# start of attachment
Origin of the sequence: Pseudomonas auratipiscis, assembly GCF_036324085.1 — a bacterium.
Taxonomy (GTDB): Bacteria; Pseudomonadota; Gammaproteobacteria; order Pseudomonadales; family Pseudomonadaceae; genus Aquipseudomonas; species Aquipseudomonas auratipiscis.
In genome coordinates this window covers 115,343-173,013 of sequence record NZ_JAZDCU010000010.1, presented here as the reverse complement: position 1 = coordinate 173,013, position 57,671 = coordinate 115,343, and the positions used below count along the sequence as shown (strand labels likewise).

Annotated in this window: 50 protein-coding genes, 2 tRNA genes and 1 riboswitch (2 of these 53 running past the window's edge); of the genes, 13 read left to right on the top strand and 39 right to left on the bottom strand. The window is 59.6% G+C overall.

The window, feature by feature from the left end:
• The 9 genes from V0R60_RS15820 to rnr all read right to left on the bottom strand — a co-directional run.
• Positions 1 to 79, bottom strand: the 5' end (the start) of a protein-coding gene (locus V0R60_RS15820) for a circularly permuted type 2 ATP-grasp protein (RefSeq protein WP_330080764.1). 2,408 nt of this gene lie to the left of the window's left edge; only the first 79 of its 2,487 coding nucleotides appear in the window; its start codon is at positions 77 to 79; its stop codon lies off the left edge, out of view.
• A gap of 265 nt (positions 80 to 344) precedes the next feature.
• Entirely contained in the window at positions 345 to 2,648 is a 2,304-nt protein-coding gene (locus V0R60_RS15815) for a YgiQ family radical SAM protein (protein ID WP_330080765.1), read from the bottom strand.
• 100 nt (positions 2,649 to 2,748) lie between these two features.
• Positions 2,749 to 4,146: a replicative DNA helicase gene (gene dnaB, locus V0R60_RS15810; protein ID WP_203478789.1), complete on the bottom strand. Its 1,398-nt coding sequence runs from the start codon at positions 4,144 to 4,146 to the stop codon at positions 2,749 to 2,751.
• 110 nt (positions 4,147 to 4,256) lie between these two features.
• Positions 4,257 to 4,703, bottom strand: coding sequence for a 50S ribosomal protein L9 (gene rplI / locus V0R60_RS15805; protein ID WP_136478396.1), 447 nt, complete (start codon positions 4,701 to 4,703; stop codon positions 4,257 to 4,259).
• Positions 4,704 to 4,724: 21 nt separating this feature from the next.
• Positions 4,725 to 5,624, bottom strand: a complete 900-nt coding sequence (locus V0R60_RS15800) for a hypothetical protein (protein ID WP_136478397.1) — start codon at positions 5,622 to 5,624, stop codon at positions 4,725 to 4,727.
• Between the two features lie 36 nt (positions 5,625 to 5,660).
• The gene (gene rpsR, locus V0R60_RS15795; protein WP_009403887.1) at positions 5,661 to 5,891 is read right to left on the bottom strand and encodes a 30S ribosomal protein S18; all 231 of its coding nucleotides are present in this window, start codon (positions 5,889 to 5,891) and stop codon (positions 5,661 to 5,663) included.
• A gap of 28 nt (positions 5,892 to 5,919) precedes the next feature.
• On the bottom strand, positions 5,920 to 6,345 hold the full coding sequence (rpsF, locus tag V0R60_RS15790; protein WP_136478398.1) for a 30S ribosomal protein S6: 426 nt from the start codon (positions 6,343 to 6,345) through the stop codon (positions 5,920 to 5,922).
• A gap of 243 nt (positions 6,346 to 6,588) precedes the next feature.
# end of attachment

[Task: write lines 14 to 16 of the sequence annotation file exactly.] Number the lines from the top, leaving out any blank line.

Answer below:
• Positions 4,704 to 4,724: 21 nt separating this feature from the next.
• Positions 4,725 to 5,624, bottom strand: a complete 900-nt coding sequence (locus V0R60_RS15800) for a hypothetical protein (protein ID WP_136478397.1) — start codon at positions 5,622 to 5,624, stop codon at positions 4,725 to 4,727.
• Between the two features lie 36 nt (positions 5,625 to 5,660).